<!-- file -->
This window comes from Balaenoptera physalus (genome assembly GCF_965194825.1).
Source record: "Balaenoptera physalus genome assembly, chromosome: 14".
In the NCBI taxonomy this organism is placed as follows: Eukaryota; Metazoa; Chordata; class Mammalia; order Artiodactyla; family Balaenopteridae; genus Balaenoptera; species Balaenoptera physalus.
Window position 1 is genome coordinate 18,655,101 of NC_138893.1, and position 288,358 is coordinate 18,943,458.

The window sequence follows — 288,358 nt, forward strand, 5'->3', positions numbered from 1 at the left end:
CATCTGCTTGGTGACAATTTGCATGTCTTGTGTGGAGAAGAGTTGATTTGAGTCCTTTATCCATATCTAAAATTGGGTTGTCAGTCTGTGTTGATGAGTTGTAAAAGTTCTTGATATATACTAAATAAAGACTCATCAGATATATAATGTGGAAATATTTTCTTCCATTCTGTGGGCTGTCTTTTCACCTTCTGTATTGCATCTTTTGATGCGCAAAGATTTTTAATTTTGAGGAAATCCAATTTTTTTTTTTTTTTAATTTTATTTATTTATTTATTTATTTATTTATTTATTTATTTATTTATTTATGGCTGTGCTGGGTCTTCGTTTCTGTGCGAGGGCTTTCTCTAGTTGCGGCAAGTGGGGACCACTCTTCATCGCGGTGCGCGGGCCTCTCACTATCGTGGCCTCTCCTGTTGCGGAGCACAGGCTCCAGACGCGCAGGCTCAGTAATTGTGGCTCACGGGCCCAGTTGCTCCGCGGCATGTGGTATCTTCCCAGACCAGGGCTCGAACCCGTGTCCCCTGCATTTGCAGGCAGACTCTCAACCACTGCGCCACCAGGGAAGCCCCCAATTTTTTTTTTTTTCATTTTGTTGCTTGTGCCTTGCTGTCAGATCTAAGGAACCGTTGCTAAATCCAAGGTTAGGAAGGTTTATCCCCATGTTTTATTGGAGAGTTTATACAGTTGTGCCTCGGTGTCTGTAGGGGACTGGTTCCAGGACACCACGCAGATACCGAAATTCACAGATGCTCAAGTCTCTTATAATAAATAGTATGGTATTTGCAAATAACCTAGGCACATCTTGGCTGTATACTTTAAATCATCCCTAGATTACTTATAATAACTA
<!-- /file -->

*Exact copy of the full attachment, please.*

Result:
This window comes from Balaenoptera physalus (genome assembly GCF_965194825.1).
Source record: "Balaenoptera physalus genome assembly, chromosome: 14".
In the NCBI taxonomy this organism is placed as follows: Eukaryota; Metazoa; Chordata; class Mammalia; order Artiodactyla; family Balaenopteridae; genus Balaenoptera; species Balaenoptera physalus.
Window position 1 is genome coordinate 18,655,101 of NC_138893.1, and position 288,358 is coordinate 18,943,458.

The window sequence follows — 288,358 nt, forward strand, 5'->3', positions numbered from 1 at the left end:
CATCTGCTTGGTGACAATTTGCATGTCTTGTGTGGAGAAGAGTTGATTTGAGTCCTTTATCCATATCTAAAATTGGGTTGTCAGTCTGTGTTGATGAGTTGTAAAAGTTCTTGATATATACTAAATAAAGACTCATCAGATATATAATGTGGAAATATTTTCTTCCATTCTGTGGGCTGTCTTTTCACCTTCTGTATTGCATCTTTTGATGCGCAAAGATTTTTAATTTTGAGGAAATCCAATTTTTTTTTTTTTTTAATTTTATTTATTTATTTATTTATTTATTTATTTATTTATTTATTTATTTATGGCTGTGCTGGGTCTTCGTTTCTGTGCGAGGGCTTTCTCTAGTTGCGGCAAGTGGGGACCACTCTTCATCGCGGTGCGCGGGCCTCTCACTATCGTGGCCTCTCCTGTTGCGGAGCACAGGCTCCAGACGCGCAGGCTCAGTAATTGTGGCTCACGGGCCCAGTTGCTCCGCGGCATGTGGTATCTTCCCAGACCAGGGCTCGAACCCGTGTCCCCTGCATTTGCAGGCAGACTCTCAACCACTGCGCCACCAGGGAAGCCCCCAATTTTTTTTTTTTTCATTTTGTTGCTTGTGCCTTGCTGTCAGATCTAAGGAACCGTTGCTAAATCCAAGGTTAGGAAGGTTTATCCCCATGTTTTATTGGAGAGTTTATACAGTTGTGCCTCGGTGTCTGTAGGGGACTGGTTCCAGGACACCACGCAGATACCGAAATTCACAGATGCTCAAGTCTCTTATAATAAATAGTATGGTATTTGCAAATAACCTAGGCACATCTTGGCTGTATACTTTAAATCATCCCTAGATTACTTATAATAACTA